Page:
Lessons from Les Misérables

This post is probably a few weeks late, but perhaps that will allow for more people to have seen the incredible film adaptation of Les Misérables and appreciate these lessons. I have loved Les Misérables for a long time in play form and was thrilled by the film version. While the singing was not as naturally beautiful as the play, the acting brought the songs alive in a fresh way.

les mis main

Here are some things I’ve learned Les Mis:

1. Grace is powerful — transforming some and hardening others.

One of the major themes of the story is grace — received and given. In every instance it has a powerful effect. For Jean Valjean it leads to a whole new life of love and service. For Inspector Javert, driven by law, it leads to his demise.

As the Puritans used to say, “The same sun that melts the ice hardens the clay.” Either way, you don’t leave unchanged after an experience with grace.

2. You never stop needing grace.

Jean Valjean is the hero of the story, but he never stops needing grace. Though dramatically changed after his experience with a gracious bishop, he remains a flawed man. The movie wonderfully highlighted his fear and the somewhat strained relationship he had with his adopted daughter Cosette.

This is an important lesson, because we often think that everything in our lives will change after some dramatic moment. But that’s not how life is — we always need grace.

3. Young leaders are often foolishly idealistic.

One of the most tragic aspects of the story is the foolish idealism of the rebel leaders. They are outnumbered and outgunned. They have no chance of winning this battle, let alone a war. But they plunge ahead to their own demise.

This is the plight of young leaders. We are often foolishly idealistic and end up dying on hills that should never even be fought on. Oh, that every young leader would have an older, wiser leader to coach and help them along the way!

4. Most people are carrying significant pain.

The most striking thing to me about the film version of Les Misérables was how everybody was suffering. This shouldn’t be a surprise since the title is “The Miserable Ones.” Nonetheless, it reminded me that most people in the world and around me are carrying significant pain.

It’s a suffering world and, though we try to hide it well, there is a great deal of pain in us and around us. We think everything’s OK because the houses look pretty, but it’s not. We need the grace and love of Jesus to break into our pain and give us hope.

5. Powerful love is sacrificial and substitutionary.

Jean Valjean showed his love for Cosette by sacrificing his health, and ultimately his life, to save the one she loved. This is the nature of sacrificial love. As Tim Keller says in The King’s Cross:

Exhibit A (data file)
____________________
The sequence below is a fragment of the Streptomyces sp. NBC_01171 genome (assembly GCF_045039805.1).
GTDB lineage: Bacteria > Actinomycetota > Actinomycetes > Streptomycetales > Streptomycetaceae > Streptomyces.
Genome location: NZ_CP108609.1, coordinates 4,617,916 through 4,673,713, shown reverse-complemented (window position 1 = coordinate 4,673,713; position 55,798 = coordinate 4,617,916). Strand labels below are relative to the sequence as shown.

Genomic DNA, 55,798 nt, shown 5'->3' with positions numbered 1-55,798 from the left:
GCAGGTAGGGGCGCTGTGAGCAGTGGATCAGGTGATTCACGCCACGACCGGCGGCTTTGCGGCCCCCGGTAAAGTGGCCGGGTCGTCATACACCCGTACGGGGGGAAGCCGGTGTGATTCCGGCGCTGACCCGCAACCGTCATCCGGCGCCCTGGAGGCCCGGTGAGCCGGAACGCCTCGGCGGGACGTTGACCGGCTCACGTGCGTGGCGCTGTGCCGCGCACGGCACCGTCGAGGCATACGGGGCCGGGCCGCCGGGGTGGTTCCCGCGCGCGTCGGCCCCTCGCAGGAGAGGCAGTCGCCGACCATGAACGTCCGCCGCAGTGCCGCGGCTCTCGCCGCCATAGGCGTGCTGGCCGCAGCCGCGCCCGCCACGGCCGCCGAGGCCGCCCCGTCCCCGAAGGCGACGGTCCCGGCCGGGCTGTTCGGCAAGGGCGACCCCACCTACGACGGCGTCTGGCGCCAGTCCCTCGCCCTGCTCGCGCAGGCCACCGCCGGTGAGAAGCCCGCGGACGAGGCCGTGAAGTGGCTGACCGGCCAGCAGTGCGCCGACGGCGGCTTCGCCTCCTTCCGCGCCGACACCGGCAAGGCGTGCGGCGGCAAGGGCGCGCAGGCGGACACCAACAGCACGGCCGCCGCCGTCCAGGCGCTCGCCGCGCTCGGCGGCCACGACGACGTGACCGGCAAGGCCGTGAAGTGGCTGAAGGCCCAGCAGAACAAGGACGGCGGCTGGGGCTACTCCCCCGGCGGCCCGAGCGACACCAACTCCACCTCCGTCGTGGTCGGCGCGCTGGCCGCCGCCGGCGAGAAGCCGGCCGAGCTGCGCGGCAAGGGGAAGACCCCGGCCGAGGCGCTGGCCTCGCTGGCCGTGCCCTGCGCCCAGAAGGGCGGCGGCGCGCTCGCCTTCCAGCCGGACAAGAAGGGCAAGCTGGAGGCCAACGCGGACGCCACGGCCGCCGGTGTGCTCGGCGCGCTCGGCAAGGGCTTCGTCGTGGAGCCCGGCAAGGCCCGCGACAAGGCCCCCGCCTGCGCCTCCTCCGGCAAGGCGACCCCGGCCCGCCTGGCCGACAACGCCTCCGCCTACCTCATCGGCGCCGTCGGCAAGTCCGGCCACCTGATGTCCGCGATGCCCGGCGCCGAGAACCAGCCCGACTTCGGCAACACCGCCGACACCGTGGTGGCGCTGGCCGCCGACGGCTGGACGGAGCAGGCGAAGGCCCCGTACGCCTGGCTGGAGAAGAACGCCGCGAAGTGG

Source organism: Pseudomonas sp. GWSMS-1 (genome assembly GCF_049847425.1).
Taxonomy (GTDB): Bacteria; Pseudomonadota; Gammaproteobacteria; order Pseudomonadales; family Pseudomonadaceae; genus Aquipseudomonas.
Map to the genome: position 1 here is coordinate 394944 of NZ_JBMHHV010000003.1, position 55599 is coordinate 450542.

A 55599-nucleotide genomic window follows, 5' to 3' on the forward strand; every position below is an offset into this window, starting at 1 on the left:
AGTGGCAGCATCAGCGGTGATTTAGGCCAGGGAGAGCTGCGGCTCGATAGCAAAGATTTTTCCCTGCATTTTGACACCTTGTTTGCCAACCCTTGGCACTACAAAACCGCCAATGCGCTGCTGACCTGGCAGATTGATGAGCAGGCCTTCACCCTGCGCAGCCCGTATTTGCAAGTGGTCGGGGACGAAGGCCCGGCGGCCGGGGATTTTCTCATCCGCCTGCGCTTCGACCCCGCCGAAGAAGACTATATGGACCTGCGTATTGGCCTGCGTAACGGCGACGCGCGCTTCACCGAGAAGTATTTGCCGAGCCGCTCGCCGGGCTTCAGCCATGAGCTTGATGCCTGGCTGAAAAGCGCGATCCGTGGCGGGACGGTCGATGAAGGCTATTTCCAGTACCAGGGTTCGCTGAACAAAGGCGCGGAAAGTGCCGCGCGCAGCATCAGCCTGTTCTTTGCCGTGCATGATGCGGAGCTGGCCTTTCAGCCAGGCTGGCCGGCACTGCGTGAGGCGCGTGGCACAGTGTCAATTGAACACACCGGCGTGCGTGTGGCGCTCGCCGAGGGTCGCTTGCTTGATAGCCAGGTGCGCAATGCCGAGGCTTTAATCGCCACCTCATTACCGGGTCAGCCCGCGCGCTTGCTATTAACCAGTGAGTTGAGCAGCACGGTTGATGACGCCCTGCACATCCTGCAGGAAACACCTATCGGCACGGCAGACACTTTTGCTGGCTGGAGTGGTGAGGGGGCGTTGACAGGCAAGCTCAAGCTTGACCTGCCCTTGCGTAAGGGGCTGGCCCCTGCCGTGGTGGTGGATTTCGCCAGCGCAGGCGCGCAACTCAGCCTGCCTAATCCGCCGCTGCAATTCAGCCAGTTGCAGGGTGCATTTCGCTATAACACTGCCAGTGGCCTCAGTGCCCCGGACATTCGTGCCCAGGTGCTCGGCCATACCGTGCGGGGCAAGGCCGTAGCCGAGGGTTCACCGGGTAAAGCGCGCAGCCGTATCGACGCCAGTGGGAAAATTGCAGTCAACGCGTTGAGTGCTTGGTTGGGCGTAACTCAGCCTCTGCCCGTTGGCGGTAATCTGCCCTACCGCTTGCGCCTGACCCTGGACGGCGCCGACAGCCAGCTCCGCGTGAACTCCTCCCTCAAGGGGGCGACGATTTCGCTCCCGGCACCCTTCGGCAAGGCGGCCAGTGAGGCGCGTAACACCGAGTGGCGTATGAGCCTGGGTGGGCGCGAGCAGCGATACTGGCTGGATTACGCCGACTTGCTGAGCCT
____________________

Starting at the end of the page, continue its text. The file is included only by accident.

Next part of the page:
All love, all real, life-changing love, is substitutionary sacrifice. You have never loved a broken person, you have never loved a guilty person, you have never loved a hurting person except through substitutionary sacrifice…

There are a lot of wounded people out there. They are emotionally sinking, they’re hurting, and they desperately need to be loved. And when they are with you, you want to look at your watch and make a graceful exit, because listening to them with all their problems can be grueling. It can be exhausting to be a friend to an emotionally damaged person. The only way they’re going to start filling up emotionally is if somebody loves them, and the only way to love them is to let yourself be emotionally drained. Some of your fullness is going to have to go into them, and you have to empty out to some degree. If you hold on to your emotional comfort and simply avoid those people, they will sink. The only way to love them is through substitutionary sacrifice.

This is the essence of our gospel of grace. God showed his love for us in this, while we were still sinners, Christ died for us. This is why the gospel is so powerful and this is why Christian love can be so transformative.

Published by

Luke Simmons

I was born and raised in Denver, CO and lived there through high school. Then I moved to Champaign, IL where I attended the University of Illinois and played on the Fighting Illini baseball team. I was married in December, 2001 to Molly, who I met at the U of I. In June of 2002, we moved to Phoenix and have been here ever since. In July of 2006, we welcomed a baby girl, Abby, into our family.

2 thoughts on “Lessons from Les Misérables”

  1. Your fourth point really jumped out at me. That’s something very important for me to remember as I do life with people. I would add to that that ‘Many people are carrying significant pain that they aren’t even aware of – or may even deny.’ Any doctor will tell you that you don’t have to know you’re ill or feel ill to actually be ill. And that’s where it can get tricky.

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